Market Transparency Invitation - Unqualified Opinions #19
we need your help
|Ryan Selkis||Oct 22, 2018|| 1|
I outlined the vision behind Messari a year ago this week during Money 2020. Since then, we’ve built the team and investor base, refined our strategy, and shipped the early product. And Qiao’s pitching Messari in the Money 2020 startup pitch competition finals. We’re onboarding early projects to the Messari registry, a centralized beta for what will ultimately be a decentrally-curated white list of transparent crypto projects. And we need your help to scale things up.
Market Transparency - Unqualified Opinions #19
What a year it’s been from idea to execution at Messari.
Weeks before the final stages of the ICO mania, and days before SEC Chairman Jay Clayton opined on the ICO market (“Looking back at enforcement actions, a common theme emerges — where opacity exists, bad behavior tends to follow.”), I wrote this in the Messari genesis post:
“There are neither legal nor social contracts that require fund managers to disclose when they sell stakes in their positions — and there are generally no lock-up periods.
There are neither legal nor social contracts within the industry for influencers or promoters to disclose advisory or personal investment positions within crypto.
There are neither legal nor social contracts that dictate how a new token project should sell its token “treasury” over time, or behave if its founding team defects and leaves a shell entity with $500mm worth of bitcoin and ether on its balance sheet.”
The truth is token purchasers still have few if any legal rights - no claims to project assets, unclear governance rights, and no ability to demand transparency or accountability from the teams they cut checks to.
But the social contract seems to be changing slowly, but steadily. A 90%+ correction has certainly seemed to help inspire urgency for projects to self-police lest the token bonanza come to a screeching halt. Many teams are pushing the envelope when it comes to transparency with their communities:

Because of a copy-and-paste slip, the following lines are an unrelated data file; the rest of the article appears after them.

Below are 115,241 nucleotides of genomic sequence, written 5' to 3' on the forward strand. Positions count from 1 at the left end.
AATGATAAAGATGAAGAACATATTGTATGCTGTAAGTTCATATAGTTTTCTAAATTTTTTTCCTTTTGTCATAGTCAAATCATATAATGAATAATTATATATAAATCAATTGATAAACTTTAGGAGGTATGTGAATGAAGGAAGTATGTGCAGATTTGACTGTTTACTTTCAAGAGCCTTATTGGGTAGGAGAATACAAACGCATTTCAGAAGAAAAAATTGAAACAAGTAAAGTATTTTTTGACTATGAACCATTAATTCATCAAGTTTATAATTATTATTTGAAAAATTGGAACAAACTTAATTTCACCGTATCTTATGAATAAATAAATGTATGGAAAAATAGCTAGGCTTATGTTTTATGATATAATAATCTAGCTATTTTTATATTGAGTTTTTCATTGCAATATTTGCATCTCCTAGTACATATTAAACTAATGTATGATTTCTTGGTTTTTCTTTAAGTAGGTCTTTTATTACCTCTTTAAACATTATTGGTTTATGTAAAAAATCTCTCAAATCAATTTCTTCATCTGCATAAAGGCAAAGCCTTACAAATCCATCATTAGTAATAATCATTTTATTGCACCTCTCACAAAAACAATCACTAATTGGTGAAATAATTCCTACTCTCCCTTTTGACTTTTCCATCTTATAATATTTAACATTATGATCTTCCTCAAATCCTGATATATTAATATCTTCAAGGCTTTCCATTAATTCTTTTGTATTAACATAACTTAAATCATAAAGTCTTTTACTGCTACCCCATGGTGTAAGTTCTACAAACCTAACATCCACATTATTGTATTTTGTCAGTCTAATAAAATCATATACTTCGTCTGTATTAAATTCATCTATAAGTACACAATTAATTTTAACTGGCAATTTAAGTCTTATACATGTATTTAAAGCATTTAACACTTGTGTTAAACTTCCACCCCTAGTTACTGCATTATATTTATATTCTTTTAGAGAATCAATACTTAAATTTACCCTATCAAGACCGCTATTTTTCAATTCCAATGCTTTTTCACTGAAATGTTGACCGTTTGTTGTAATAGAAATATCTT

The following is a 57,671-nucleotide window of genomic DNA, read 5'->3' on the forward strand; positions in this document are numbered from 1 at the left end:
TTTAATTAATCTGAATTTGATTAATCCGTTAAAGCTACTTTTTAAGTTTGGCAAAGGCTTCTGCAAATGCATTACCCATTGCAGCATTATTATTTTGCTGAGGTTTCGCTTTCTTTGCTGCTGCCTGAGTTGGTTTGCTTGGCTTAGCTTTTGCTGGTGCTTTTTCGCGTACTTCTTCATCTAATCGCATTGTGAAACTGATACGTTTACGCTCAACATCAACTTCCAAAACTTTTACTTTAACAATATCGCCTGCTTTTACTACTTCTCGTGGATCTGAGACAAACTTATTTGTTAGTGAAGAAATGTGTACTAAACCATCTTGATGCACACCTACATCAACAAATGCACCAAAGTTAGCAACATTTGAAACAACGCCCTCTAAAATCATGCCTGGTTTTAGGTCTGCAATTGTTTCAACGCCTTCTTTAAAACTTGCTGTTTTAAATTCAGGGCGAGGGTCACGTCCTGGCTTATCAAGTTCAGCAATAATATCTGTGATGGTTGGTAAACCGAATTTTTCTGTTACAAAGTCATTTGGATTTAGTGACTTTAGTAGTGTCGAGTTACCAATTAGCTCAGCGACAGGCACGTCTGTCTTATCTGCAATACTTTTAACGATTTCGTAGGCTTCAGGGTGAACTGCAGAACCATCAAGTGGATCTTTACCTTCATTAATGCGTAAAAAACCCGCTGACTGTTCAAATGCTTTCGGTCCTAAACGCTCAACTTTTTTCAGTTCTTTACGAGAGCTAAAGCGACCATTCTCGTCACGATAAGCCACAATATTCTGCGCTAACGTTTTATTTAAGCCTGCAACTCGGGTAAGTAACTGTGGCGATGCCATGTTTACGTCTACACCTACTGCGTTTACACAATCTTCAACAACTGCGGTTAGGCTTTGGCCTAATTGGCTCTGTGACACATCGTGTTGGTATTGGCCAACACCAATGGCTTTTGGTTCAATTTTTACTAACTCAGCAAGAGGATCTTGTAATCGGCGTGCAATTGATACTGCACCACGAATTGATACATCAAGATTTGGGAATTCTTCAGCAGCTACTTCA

Aragon: Not only does Aragon do quarterly reporting, but they wrote eloquently about “Why Transparency Matters” in the first place, and what they’re doing to walk the walk. Reports, public meetings, open-source code and decentralization of the developing organizations, radical transparency re the use of funds, etc.
Decentraland: The NFT market leader has committed an entire sub-domain to its transparency reports for MANA, and does the cleanest breakdown we’ve seen of its supply schedule, including liquid treasury tokens and vesting balances:
District0x: The team pulls together full quarterly reports on its progress and strategy. They share full financial statements, and outline where and how they make updates to their community - biweekly email updates, Slack/Telegram/Twitter, etc.
Ripple: Has done a nice job outlining the progress they have made selling off its XRP balance, and has set clear limits on how much they would sell programmatically. The company liquidates its treasury at a max rate of 0.25% of quarterly trading volume.
The issue is that this stuff isn’t easy to track down.
These are the good teams re disclosures, and yet we have no idea when any of them will drop their next quarterly report. We have no idea what information they will add or remove from future updates as there are no generally accepted standards. The only thing we know is that these will be buried in obscurity and beneath the days breathless crypto news.
We’ve said from day one the industry needs a reliable data aggregator that will not only host this key information in one place, but standardize it, and aggressively push it out to third parties so that everyone can rely on a single public crypto data commons.
We’re excited to announce the first dozen participating projects in November, with a second, similarly-sized cohort expected in December as well.
In the meantime, we need your help as we go from 25 projects to 250 in 2019. Know a token team that’s raised $10mm+ or has a liquid token worth the same? Introduce them to us directly, and we’ll get them on board.
We’ve built a strong foundation. We know we can “self-regulate via transparency.” We know we can create a universal data standard for token teams. And we know we can help good teams better communicate their updates to a global audience.
But it will take a village to pull it off and take a public data commons from beta to global acceptance.